In past years, Concord Academy has honored Martin Luther King Jr. Day (MLK Day) with a day dedicated to student and faculty-led workshops, community discussions, and all-school programming organized by the C&E Office. The schedule would feature a keynote speaker and often include a film screening, followed by discussions. This year, due to the COVID-19 pandemic, CA’s observance of MLK Day looked quite different.
One of the most noticeable changes to the day was its format, as this was the first time that the CA community engaged in MLK Day programming over Zoom. Additionally, MLK Day was not observed on the official date of the holiday – the third Monday of January – as it had been in years past. In accordance with the new CA STAC schedule, end-of-semester assessments were held during the third week of January, prompting CA leadership to postpone the MLK Day celebration until January 27.
The theme of this year’s programming was “Infinite Hope: Imagining Black Futures.” The inspiration for this focus came from a speech that Dr. King delivered in 1968, where he said that “We must accept finite disappointment, but never lose infinite hope.” Events scheduled by the C&E Office included workshops, panels, and Q&A sessions that centered Black liberation and sought to spark reflection and action.
The day began with a welcome and introduction from Sarah Yeh, Interim Head of School, and Rob Munro, Dean of Academic Program and Equity. Next, all members of the community attended a panel discussion featuring five guests, each of whom is a leader of a BIPOC-centered Boston-based organization. Members of the CA community were able to submit questions for the panelists to anwer and the resulting discussion was both insightful and informative. Panelists shared how they have been working to center Black liberation in their activism and organizing, and spoke about how they hold themselves and their organizations accountable.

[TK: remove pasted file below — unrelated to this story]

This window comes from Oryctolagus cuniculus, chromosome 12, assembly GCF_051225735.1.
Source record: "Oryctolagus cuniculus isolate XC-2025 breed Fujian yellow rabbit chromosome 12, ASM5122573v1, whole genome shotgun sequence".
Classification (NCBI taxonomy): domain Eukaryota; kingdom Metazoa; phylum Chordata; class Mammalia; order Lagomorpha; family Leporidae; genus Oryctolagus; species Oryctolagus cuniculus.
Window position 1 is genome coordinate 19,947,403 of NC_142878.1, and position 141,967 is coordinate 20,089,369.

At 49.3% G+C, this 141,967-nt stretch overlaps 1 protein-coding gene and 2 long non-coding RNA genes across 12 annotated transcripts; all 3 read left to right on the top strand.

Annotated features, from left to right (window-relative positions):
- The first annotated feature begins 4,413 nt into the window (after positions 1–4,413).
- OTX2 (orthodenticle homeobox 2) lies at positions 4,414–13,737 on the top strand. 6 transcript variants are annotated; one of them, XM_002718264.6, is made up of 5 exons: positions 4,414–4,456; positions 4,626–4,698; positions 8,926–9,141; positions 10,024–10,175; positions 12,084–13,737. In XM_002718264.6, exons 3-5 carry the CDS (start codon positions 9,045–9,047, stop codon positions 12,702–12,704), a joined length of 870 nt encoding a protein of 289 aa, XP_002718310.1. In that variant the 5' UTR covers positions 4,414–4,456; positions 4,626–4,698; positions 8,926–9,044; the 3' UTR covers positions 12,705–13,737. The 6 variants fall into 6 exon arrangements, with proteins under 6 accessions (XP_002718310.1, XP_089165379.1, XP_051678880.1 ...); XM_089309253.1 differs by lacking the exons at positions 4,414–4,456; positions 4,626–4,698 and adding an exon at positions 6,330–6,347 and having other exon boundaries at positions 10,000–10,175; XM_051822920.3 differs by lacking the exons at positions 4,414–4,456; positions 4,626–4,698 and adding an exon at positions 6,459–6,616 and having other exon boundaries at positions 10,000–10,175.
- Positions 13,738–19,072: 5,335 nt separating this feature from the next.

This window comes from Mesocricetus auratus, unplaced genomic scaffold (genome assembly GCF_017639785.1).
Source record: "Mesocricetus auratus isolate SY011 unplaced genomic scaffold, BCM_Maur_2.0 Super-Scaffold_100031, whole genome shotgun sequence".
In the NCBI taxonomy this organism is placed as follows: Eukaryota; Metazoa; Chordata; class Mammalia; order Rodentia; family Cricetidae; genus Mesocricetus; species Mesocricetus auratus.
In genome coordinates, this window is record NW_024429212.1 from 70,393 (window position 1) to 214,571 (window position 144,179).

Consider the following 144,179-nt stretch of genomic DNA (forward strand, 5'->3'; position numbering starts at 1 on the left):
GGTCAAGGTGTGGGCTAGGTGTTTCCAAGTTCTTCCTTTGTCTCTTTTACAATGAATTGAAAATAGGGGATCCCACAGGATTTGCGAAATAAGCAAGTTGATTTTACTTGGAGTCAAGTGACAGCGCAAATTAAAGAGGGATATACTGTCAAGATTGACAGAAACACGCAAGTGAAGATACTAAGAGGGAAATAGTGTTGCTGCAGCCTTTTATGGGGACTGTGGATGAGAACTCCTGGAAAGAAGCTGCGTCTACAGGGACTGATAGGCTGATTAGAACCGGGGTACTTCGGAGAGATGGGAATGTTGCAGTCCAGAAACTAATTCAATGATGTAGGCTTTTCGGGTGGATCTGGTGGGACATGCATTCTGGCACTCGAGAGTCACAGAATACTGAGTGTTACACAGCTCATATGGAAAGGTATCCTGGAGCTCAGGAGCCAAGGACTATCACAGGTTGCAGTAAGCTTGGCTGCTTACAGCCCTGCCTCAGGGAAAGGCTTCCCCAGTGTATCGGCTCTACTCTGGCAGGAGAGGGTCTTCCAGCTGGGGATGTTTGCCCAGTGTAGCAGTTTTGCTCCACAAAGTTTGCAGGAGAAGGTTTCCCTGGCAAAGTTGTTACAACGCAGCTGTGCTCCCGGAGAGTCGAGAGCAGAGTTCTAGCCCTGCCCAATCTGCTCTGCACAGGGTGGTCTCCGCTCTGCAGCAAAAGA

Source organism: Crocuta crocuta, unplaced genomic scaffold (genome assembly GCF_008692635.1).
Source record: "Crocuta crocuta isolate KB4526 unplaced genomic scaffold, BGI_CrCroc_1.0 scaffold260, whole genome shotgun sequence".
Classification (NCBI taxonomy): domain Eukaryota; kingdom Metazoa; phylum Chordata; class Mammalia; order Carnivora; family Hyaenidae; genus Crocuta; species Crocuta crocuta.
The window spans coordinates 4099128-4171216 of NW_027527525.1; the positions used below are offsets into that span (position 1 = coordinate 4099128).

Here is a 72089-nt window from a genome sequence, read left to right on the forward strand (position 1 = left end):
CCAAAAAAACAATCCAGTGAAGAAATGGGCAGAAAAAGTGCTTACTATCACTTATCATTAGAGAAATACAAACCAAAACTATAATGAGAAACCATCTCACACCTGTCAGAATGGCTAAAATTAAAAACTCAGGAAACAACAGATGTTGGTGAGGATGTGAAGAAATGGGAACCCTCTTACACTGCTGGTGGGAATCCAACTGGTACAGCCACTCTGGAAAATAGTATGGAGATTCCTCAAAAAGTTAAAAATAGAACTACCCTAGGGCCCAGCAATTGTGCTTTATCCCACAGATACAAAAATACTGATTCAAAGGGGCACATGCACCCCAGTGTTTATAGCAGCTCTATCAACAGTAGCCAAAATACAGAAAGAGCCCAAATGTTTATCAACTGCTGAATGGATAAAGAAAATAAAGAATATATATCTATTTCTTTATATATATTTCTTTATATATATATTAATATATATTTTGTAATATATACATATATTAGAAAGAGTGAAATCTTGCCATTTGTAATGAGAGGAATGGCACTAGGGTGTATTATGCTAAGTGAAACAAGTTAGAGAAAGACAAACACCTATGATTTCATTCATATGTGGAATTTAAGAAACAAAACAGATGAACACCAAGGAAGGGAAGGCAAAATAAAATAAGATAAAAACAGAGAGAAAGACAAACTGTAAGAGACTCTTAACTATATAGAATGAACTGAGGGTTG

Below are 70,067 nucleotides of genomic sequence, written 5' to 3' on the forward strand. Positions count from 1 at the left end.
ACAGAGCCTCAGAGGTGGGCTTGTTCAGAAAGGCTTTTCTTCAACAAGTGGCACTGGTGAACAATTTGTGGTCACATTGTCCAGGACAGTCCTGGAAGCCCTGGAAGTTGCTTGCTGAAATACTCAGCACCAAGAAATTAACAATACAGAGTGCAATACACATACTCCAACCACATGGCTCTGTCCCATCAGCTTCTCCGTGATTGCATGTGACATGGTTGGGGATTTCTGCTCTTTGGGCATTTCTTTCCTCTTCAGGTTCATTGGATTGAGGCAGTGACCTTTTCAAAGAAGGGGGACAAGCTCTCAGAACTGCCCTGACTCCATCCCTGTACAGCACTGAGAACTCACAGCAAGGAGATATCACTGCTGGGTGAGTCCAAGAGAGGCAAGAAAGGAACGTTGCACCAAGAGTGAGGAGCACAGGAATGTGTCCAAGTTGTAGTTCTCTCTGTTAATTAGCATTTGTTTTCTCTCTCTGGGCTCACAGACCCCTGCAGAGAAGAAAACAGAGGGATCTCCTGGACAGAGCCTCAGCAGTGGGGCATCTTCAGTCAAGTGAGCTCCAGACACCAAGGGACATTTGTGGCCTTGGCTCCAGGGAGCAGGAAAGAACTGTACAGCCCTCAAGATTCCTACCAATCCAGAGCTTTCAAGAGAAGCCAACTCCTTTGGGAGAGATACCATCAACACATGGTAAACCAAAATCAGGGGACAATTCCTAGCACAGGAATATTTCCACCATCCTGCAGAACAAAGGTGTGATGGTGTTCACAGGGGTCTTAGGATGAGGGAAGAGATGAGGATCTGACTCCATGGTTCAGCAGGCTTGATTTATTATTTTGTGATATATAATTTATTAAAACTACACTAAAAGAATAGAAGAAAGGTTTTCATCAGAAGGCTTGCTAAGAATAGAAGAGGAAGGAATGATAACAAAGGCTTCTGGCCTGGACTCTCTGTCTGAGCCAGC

Following the panel, students had the opportunity to participate in one of eight workshops organized by the C&E Office. This year’s programs included conversations led by each of the Boston-based organizers, a presentation by CA alumna Daysha Veronica Edewi ‘10, and a film screening of John Lewis: Good Trouble, a documentary about Rep. John Lewis and his lifetime of activism. However, for many, the highlight of the day came in the form of a poetry reading by celebrated writer Danez Smith. Smith is a Black, queer, Poz writer and performer, and they were also this year’s keynote speaker. Reading several poems from their latest book, Homie, Smith delivered a moving performance that captivated the CA community.
To round off a day of deep reflection and purposeful engagement, members of CA’s Women of Color Alliance (WoCA), Men of Color Alliance (MoCA), and Queer People of Color (QPOC) affinity groups had the opportunity to speak with Danez Smith in a more personal setting. During a discussion following Smith’s keynote address, students spoke to them about their writing process and activism, as well as more personal topics, such as attending predominantly white institutions as a queer Black person.
Overall, MLK Day 2021 was engaging and well-received. Students and adults in the community were grateful for the chance to be in community and conversation with one another – albeit virtually – to continue working toward a future of Black liberation.
Photo courtesy of ABC News